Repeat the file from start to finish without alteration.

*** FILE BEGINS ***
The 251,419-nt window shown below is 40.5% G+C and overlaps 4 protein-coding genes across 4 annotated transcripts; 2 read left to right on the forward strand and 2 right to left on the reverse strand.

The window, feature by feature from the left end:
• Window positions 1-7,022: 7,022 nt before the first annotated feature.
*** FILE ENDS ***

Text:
The 251,419-nt window shown below is 40.5% G+C and overlaps 4 protein-coding genes across 4 annotated transcripts; 2 read left to right on the forward strand and 2 right to left on the reverse strand.

The window, feature by feature from the left end:
• Window positions 1-7,022: 7,022 nt before the first annotated feature.